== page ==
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ARS Home » Northeast Area » Beltsville, Maryland (BARC) » Beltsville Agricultural Research Center » Hydrology and Remote Sensing Laboratory » Research » Publications at this Location » Publication #310149

Title: The impact of temporal auto-correlation mismatch on the assimilation of satellite-derived surface soil moisture retrievals

item QUI, J. - Collaborator
item Crow, Wade
item MO, XINGGUO - Chinese Academy Of Sciences
item LIU, SUXIA - Chinese Academy Of Sciences

Submitted to: IEEE Journal of Selected Topics in Applied Earth Observations and Remote Sensing
Publication Type: Peer Reviewed Journal
Publication Acceptance Date: 12/1/2014
Publication Date: 12/15/2014
Publication URL:
Citation: Qui, J., Crow, W.T., Mo, X., Liu, S. 2014. The impact of temporal auto-correlation mismatch on the assimilation of satellite-derived surface soil moisture retrievals. IEEE Journal of Selected Topics in Applied Earth Observations and Remote Sensing. 7(8):3534-3542. DOI: 10.1109/JSTARS.2014.2349354.

Interpretive Summary: Remotely-sensed surface soil moisture estimates (acquired, for example, from earth-orbiting satellites) can be combined with dynamic soil water balance model predictions to obtain high-quality estimates of root-zone soil moisture availability for agricultural applications including: drought monitoring, fertilizer application, and irrigation scheduling. This integration of static observations with a dynamic model is commonly referred to as data assimilation. Unfortunately, a number of factors can degrade the performance of a data assimilation system designed to predict root-zone soil moisture availability. In particular, this paper examines the sensitivity of root-zone soil moisture estimates obtained from a data assimilation system to systematic inconsistencies in the dynamics of remotely-sensed versus modeled soil moisture time series and demonstrates that these inconsistencies can degrade the ability of a data assimilation system to accurately predict root-zone soil moisture levels. In response, the paper derives a simple diagnostic that can be applied to the detect the presence of these inconsistencies. Ultimately, the concepts developed in this paper will be applied to improve our ability to accurately monitor global agricultural drought.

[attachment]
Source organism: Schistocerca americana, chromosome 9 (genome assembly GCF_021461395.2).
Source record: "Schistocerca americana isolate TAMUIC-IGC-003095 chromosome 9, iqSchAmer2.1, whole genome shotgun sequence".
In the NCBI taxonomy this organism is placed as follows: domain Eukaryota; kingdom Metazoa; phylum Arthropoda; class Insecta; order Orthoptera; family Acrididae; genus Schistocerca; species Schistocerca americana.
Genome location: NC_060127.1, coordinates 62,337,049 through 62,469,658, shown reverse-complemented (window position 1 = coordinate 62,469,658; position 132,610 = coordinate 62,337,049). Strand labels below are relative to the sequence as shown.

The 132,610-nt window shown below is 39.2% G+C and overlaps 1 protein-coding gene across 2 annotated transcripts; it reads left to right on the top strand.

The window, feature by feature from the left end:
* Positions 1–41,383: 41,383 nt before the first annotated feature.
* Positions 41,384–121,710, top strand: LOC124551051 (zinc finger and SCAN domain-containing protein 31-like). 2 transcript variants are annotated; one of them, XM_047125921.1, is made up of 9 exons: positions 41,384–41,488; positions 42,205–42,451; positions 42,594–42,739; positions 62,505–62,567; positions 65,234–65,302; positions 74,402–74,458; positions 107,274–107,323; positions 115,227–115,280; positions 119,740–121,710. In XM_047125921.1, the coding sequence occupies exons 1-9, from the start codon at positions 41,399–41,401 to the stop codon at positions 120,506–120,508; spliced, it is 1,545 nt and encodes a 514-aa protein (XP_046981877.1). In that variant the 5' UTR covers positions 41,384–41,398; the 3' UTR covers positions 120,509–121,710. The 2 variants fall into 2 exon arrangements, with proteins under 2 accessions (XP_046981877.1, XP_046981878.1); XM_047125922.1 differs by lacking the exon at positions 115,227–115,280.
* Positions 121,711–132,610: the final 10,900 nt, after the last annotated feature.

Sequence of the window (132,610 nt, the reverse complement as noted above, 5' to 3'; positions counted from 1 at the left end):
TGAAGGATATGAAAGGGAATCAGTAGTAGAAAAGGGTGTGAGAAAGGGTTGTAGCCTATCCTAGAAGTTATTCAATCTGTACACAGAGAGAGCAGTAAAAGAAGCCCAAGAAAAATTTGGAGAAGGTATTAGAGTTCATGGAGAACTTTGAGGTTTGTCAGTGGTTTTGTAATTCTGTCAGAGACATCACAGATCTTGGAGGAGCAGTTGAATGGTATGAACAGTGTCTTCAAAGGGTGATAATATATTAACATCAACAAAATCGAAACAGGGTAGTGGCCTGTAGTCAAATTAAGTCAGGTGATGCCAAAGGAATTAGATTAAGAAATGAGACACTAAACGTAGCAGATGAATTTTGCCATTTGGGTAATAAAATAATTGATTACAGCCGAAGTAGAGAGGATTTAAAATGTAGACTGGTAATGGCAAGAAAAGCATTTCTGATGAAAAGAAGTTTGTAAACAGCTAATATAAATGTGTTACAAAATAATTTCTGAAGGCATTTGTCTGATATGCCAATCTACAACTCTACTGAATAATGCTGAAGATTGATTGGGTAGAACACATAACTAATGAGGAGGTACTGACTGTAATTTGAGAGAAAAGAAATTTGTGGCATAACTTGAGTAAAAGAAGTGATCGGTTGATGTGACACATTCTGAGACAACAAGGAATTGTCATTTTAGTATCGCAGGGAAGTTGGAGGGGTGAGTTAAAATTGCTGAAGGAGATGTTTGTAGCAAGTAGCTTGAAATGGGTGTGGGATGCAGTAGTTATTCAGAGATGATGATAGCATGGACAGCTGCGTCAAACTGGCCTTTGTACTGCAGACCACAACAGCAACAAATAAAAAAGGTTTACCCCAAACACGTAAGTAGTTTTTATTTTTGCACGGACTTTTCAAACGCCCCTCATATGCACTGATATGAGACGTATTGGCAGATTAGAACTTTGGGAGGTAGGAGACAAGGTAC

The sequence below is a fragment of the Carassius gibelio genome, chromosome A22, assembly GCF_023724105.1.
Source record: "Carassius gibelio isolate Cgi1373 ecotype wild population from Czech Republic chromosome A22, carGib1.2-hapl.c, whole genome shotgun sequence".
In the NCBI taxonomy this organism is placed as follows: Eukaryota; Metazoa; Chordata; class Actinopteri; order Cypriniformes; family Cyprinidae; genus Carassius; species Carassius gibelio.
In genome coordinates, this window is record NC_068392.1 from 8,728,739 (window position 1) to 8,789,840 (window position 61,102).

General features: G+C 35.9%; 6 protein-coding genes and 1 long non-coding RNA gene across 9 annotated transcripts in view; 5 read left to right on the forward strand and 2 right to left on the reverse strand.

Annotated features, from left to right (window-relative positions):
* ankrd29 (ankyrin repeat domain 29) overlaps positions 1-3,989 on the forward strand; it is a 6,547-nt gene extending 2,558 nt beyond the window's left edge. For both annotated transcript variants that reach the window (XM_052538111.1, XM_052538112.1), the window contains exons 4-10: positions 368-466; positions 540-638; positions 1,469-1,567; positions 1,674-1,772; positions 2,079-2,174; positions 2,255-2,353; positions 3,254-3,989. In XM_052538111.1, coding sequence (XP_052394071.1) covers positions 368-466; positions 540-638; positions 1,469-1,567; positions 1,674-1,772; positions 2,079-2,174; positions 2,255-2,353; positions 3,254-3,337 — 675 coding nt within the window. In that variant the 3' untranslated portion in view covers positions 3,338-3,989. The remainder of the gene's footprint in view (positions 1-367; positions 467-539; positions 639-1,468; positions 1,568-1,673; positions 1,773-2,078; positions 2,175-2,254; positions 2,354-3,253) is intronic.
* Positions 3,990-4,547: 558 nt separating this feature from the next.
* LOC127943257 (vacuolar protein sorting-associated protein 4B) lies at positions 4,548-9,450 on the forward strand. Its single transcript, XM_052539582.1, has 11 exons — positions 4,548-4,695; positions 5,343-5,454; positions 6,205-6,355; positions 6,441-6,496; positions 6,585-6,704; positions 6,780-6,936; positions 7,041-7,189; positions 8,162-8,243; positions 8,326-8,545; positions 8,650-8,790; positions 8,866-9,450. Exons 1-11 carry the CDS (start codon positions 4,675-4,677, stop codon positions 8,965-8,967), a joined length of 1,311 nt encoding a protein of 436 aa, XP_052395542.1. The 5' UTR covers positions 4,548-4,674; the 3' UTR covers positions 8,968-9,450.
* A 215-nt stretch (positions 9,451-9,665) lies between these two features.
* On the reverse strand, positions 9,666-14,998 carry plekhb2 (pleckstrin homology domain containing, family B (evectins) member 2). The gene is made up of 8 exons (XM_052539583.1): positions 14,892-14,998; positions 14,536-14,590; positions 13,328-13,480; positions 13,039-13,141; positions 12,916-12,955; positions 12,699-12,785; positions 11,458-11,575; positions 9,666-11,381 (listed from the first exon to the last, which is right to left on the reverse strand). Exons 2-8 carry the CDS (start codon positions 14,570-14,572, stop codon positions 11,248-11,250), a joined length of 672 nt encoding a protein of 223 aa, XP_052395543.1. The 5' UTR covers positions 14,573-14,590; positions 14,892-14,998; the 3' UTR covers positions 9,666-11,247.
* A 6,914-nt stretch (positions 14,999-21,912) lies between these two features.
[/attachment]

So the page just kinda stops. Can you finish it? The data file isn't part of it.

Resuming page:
Technical Abstract: Satellite-based surface soil moisture retrievals are commonly assimilated into eco-hydrological models in order to obtain improved profile soil moisture estimates. However, differences in temporal auto-correlation structure between these retrievals and comparable model-based predictions can potentially undermine the efficiency of such assimilation. Here, we conduct a series of synthetic experiments to examine the magnitude of this problem and the potential for detecting the presence of retrieval/model auto-correlation differences using a simple diagnostic procedure. Our synthetic experiments are based on modifying the observation operator within a data assimilation system to artificially induce auto-correlation differences between assimilated surface soil moisture retrievals and the surface soil moisture background created by an eco-hydrological model. Results demonstrate that neglecting a mismatch in retrieval/model auto-correlation can reduce the benefit of surface soil moisture data assimilation. The impact is especially large for soil profiles with limited vertical coupling. However, the presence of this source of retrieval/model auto-correlation misfit is detectable using a simple diagnostic index derived from a time series of soil moisture retrievals and open loop model predictions. Using relatively short data sets (~2 years in length), the diagnostic is capable of identifying worst-case scenarios leading to the most significant degradation of assimilation results.